Something to keep in mind with partitioning is that there is only room for four entries in a drive's partition table. Primary or extended partitions use one entry. However, logical partitions within a single extended partition don't count. Win98SE is a primary partition. WinNT or Win2K are created by default as logical partitions. With any OS that will let you, and for all data partitions, use logical partitions to avoid running out of partition table entries. If you do run out you can't partition whatever space is left on the disk. Linux needs two partitions: a boot and a swap partition. We decided to make both Linux partitions together a total of 2GB, subtracting 250MB for swap. We should have put Linux on a logical partition, but not knowing any better we made it a primary partition. This needlessly wasted a slot in the partition table.
The Linux LILO boot loader is another program that strikes fear into new users. Despite the reputation, its installation was easy. We are glad we didn't follow the widespread advice of making Windows ntldr our primary boot loader (as suggested in linuxdoc.org “Win95 + WinNT + Linux Multiboot Using LILO Mini-HOWTO”). Having LILO boot everything is more elegant and was less trouble to install, too. When prompted, install LILO in the MBR (the default). This will temporarily disable Windows booting. The next step is to regain access to ntldr from LILO.
You touch up /etc/lilo.conf to point to Windows as an “other” boot OS using the syntax as documented for multiboot into DOS. By the way, if you don't already know how to operate a Unix text editor such as vi you will definitely learn. Don't forget to touch up /boot/bootmess.txt and run /sbin/lilo to take all your changes. Reboot and LILO puts us into ntldr (when asked) where we see the usual Windows OS boot selector screen. Win98SE boots now. We have jumpered our old drive as slave device, connected it to the same ribbon cable as our new drive, then booted and auto-detected the drives in BIOS. Because we have a second ntldr on /hdb we do some extra magic using the little known map directive in lilo.conf to enable swapping boot drives. Now we can boot Linux, our new copy of Win98SE and our old copies of Win98 and WinNT:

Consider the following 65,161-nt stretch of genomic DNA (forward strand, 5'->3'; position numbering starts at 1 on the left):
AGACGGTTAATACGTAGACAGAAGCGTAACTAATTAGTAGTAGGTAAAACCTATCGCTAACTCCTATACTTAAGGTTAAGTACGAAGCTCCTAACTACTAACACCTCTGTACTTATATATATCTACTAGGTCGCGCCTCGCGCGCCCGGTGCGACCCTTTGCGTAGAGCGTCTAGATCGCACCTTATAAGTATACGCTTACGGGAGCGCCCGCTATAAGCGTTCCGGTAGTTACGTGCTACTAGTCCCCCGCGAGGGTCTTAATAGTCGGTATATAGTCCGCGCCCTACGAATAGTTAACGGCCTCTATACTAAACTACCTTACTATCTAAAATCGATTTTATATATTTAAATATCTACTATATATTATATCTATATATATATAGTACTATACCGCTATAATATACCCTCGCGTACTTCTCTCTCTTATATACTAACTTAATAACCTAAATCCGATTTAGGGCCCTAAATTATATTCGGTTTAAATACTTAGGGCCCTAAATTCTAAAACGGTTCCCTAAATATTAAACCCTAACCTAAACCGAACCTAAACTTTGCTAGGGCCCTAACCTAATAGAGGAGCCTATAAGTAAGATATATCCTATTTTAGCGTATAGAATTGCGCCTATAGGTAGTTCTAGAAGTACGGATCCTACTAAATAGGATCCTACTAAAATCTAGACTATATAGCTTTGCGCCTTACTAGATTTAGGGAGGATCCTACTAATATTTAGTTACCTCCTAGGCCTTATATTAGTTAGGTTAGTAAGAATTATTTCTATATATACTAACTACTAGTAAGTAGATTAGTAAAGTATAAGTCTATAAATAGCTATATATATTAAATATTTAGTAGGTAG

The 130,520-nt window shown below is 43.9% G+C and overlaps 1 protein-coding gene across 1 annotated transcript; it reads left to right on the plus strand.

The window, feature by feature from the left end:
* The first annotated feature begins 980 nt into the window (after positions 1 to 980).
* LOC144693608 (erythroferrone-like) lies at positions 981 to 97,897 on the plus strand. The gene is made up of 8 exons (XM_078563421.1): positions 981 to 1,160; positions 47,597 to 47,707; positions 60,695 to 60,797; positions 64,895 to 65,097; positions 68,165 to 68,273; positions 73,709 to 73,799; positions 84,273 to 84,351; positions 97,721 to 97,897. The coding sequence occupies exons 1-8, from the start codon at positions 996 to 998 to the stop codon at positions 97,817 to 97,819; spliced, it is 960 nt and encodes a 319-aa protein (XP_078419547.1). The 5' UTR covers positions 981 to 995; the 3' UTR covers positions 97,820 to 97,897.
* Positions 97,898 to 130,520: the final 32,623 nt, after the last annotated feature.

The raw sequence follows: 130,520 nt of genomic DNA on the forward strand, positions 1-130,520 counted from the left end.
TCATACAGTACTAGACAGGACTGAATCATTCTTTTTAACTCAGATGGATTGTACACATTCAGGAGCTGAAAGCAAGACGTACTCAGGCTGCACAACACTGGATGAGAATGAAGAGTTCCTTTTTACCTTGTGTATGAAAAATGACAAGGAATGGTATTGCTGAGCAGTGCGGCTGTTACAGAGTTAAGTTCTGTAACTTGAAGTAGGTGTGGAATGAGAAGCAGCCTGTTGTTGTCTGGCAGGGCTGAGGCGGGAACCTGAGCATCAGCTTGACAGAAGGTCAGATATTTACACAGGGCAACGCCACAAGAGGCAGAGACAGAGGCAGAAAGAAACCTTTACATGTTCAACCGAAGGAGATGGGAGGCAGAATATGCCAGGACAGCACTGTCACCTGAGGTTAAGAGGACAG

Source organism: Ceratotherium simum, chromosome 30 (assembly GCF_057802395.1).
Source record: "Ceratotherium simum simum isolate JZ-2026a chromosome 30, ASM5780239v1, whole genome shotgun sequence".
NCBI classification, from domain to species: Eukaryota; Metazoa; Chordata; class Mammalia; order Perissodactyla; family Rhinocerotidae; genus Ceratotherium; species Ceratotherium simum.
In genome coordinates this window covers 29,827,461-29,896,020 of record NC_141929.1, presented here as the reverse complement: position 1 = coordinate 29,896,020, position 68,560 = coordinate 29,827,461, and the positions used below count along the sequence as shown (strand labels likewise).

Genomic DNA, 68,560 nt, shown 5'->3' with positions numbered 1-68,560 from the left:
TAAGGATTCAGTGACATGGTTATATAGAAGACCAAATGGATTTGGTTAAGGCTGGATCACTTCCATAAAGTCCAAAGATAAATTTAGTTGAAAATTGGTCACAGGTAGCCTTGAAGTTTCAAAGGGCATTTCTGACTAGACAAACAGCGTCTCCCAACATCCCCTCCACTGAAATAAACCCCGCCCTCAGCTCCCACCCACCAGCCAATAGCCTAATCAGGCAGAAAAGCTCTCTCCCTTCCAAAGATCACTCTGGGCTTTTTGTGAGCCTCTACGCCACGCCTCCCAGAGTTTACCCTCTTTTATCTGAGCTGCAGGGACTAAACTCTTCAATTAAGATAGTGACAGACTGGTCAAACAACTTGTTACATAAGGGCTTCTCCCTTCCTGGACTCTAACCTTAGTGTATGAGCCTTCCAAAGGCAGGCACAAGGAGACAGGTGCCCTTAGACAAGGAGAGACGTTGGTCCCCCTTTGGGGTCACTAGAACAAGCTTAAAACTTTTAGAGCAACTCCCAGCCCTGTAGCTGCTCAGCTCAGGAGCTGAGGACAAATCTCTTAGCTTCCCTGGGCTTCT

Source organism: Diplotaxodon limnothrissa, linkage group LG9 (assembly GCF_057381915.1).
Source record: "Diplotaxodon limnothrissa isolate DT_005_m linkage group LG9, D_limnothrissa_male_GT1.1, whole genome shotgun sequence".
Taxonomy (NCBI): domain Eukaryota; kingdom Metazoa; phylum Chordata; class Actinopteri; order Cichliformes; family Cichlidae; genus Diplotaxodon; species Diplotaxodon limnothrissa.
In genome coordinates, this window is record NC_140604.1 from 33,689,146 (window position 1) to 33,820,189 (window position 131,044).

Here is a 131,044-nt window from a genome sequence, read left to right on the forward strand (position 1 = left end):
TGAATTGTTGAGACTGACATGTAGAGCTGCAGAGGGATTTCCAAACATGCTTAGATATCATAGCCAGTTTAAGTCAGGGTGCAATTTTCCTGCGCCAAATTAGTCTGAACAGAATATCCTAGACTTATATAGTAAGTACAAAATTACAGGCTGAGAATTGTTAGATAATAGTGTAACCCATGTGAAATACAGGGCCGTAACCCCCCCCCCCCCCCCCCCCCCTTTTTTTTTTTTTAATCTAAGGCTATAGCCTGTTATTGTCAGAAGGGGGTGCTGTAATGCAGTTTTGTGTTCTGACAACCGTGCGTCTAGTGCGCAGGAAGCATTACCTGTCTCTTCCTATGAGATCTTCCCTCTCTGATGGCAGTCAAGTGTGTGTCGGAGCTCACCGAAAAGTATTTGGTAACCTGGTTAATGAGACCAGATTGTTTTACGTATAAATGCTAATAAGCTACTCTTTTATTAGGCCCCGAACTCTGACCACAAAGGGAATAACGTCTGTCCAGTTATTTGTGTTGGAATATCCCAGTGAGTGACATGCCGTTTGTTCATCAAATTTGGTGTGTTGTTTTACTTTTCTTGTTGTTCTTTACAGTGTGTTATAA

other=/dev/hda1 label=Win2k alias=2 table=/dev/hda other=/dev/hdb1 label=WinNT alias=4 table=/dev/hdb map-drive=0x80 to = 0x81 map-drive=0x81 to = 0x80
Win98SE boots fine, but we get an “ntoskernel missing” error trying to boot Win2K. The answer is to bump up the Windows partition number in c:/boot.ini. When a primary partition is installed later (as we did needlessly with Linux) it can bump up the logical partition numbers. Just add one to the partition number. Logical partitions must be contiguous to be in the same extended partition:
multi(0)disk(0)rdisk(0)partition(3)\WINNT="Microsoft Windows 2000 Professional" /fastdetectWe set the Linux network interface settings:
# /etc/network/interfaces -- configuration file for ifup(8), # ifdown(8) iface lo inet loopback iface eth0 inet static address 192.168.1.2 netmask 255.255.255.0 gateway 192.168.1.1We point to our firewall DNS in /etc/resolv.conf:
nameserver 192.168.1. search 192.168.1.1To recap, the sequence we followed was to install all Windows operating systems first, then Linux. Heady with success, we can now boot Linux, Win2K, Win98SE, WinNT or Win98 using LILO! Next month we will configure XFree86 so we can start X Window System and then patch kernel 2.2.17 to install Video4Linux. That will give us television video on our Linux screen.